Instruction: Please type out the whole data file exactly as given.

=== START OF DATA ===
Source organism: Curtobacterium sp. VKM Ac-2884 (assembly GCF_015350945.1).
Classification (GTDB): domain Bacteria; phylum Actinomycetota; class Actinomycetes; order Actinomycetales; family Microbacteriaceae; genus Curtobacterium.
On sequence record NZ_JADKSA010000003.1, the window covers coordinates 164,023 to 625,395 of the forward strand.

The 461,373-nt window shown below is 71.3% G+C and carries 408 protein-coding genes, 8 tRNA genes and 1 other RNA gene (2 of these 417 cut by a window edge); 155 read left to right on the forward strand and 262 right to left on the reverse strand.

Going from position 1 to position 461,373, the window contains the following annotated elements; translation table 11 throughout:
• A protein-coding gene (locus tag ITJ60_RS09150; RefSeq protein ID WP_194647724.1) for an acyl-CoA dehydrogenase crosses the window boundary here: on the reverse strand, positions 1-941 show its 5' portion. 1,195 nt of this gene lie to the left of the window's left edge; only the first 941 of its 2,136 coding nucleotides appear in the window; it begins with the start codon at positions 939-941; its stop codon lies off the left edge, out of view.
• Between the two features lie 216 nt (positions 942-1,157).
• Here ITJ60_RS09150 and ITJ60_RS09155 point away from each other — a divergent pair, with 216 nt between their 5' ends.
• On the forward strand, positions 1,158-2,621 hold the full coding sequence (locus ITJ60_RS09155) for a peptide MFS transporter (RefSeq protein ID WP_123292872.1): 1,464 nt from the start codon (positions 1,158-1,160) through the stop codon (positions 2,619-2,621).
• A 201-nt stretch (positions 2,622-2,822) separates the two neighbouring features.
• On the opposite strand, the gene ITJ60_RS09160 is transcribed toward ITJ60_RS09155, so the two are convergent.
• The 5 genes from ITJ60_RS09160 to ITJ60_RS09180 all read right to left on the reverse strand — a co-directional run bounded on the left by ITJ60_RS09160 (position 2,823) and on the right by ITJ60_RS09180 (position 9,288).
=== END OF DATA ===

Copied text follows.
Source organism: Curtobacterium sp. VKM Ac-2884 (assembly GCF_015350945.1).
Classification (GTDB): domain Bacteria; phylum Actinomycetota; class Actinomycetes; order Actinomycetales; family Microbacteriaceae; genus Curtobacterium.
On sequence record NZ_JADKSA010000003.1, the window covers coordinates 164,023 to 625,395 of the forward strand.

The 461,373-nt window shown below is 71.3% G+C and carries 408 protein-coding genes, 8 tRNA genes and 1 other RNA gene (2 of these 417 cut by a window edge); 155 read left to right on the forward strand and 262 right to left on the reverse strand.

Going from position 1 to position 461,373, the window contains the following annotated elements; translation table 11 throughout:
• A protein-coding gene (locus tag ITJ60_RS09150; RefSeq protein ID WP_194647724.1) for an acyl-CoA dehydrogenase crosses the window boundary here: on the reverse strand, positions 1-941 show its 5' portion. 1,195 nt of this gene lie to the left of the window's left edge; only the first 941 of its 2,136 coding nucleotides appear in the window; it begins with the start codon at positions 939-941; its stop codon lies off the left edge, out of view.
• Between the two features lie 216 nt (positions 942-1,157).
• Here ITJ60_RS09150 and ITJ60_RS09155 point away from each other — a divergent pair, with 216 nt between their 5' ends.
• On the forward strand, positions 1,158-2,621 hold the full coding sequence (locus ITJ60_RS09155) for a peptide MFS transporter (RefSeq protein ID WP_123292872.1): 1,464 nt from the start codon (positions 1,158-1,160) through the stop codon (positions 2,619-2,621).
• A 201-nt stretch (positions 2,622-2,822) separates the two neighbouring features.
• On the opposite strand, the gene ITJ60_RS09160 is transcribed toward ITJ60_RS09155, so the two are convergent.
• The 5 genes from ITJ60_RS09160 to ITJ60_RS09180 all read right to left on the reverse strand — a co-directional run bounded on the left by ITJ60_RS09160 (position 2,823) and on the right by ITJ60_RS09180 (position 9,288).